Policy is to cover them and get more sales. That paper is out dated but its not like what we have now is any better. I still do not use the In Store Online Virus Removal as it is stupid. I normally do it myself. Out of the time I have been doing this I never have had a customer complaint about a service to me personally. Prior to me working at my current location I had heard many horror stories.

    Hopefully they fix up the way the Tech Department is run. They are trying but taking a long time with it. 😦

    • ixnotes Says:

      OK- you state that it almost never works and then go on to say it works 60-80% of the time. You are just full of BS and anybody reading here can see that. I can see right through you. It will pick up a harmless cookie if you get lucky enough. Yea- I’ll agree with that. I don’t consider that working. Clearly you consider that working though if you are going to say it works 60-80% of the time. But that assumes you are also running it on systems that aren’t infected with viruses and spyware. A cookie is not a virus or malicious application even if it can be used to track you. This is going beyond absurd. Malware bytes and other programs don’t work either. They are better than Norton in that they pick up actual viruses and spyware at least though. They too fail to successfully remove all viruses and spyware. The fact is the whole security industry is a fraud. You can’t fight viruses and spyware by going after the programs you have to fight it by patching the vulnerabilities that let them in. The flawed operating system design is the problem and the code itself. That is primarily Microsoft Windows, Microsoft Office, Microsoft’s Outlook, Adobe Reader, Adobe Flash, MS Windows Media Player, Java, and a handful of other programs that people use need to be patched frequently as soon as vulnerabilities are discovered. Not whenever Microsoft gets around to it and then on patch Tuesday… followed by who knows when the actual patch will slowly be distributed through MS updates to users. Not to mention Microsoft hasn’t developed a single system to manage updates. So every application has to be updated manually.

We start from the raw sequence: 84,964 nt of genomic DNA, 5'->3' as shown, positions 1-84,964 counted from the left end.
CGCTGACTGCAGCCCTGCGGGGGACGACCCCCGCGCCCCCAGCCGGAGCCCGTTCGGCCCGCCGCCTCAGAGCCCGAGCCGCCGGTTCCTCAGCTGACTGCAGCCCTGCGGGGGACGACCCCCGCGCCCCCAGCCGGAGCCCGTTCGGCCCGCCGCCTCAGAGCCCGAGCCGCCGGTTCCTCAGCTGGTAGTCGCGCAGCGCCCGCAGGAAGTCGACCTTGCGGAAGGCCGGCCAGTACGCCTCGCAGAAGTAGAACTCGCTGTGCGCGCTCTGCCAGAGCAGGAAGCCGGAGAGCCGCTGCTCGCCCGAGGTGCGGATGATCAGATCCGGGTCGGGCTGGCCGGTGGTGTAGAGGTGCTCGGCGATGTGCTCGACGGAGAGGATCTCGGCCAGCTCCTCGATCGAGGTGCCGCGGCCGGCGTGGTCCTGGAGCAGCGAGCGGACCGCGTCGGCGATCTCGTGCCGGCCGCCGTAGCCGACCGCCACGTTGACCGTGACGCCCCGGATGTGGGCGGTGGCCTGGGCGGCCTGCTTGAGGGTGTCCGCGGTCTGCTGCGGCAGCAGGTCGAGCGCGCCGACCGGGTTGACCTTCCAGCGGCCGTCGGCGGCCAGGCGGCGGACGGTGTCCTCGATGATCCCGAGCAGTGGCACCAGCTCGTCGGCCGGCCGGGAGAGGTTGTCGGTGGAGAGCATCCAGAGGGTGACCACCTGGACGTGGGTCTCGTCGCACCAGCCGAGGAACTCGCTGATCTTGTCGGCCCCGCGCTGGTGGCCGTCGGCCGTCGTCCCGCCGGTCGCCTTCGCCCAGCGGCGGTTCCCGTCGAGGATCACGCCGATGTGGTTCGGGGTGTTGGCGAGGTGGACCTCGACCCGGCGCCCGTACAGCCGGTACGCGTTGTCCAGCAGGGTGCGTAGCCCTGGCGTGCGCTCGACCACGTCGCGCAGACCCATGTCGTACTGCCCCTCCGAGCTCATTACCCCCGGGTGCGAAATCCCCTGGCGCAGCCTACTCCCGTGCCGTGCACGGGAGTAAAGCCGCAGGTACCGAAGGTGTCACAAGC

How exactly do you “see if [you] can infact even remove the virus without causing system stability issues”. You won’t know until you try it. So- no you just remove it and if the system fails then the user is told they need a system restore. That is just how it works. Unless you are going to suggest that you can base it on appearances. Then i’ll know you are a complete moron. I’ll give you the credit of the doubt. You probably are pretty darn smart… Eventually you’ll admit it to yourself. You just can’t do it yet. It is a fraud. Don’t worry. We’re all done our time. You’ll move on to better things eventually. No shame in defrauding people. We all got to do it to a degree to make a buck in life. It just sucks to be you in a position where you have little control. Sure- you can avoid virus removals to an extent. But other associates are still going to sell them who don’t know better. Wipe & reload is the name of the game. Do it from the start and you’ll have a happy customer. Save you time, them money, and …. next week you’ll see them again. God isn’t MS Windows great? For the company anyway?

  8. Jonathan Says:

    I am going to set a couple things in perspective for those that are interested in truth and facts rather than personal hate, opinion, and warped knowledge. I am not going to try and compare PC knowledge with anyone here . The reason of course is that whether you are a wealth of knowledge or simply a person with a “Tech Friend” you DO NOT have to be an expert by anyones imagination.

    First in regards to the blatant and widespread accusations made by the author. Staples has over 1500 stores in the U.S. and if this magnitude of fraud were occuring at Staples stores you would have the Justice Dept., FBI, SEC and local law enforcement camping out at staples stores and the Corporate office. Instead you have quite the opposite, In my perso

    • ixnotes Says: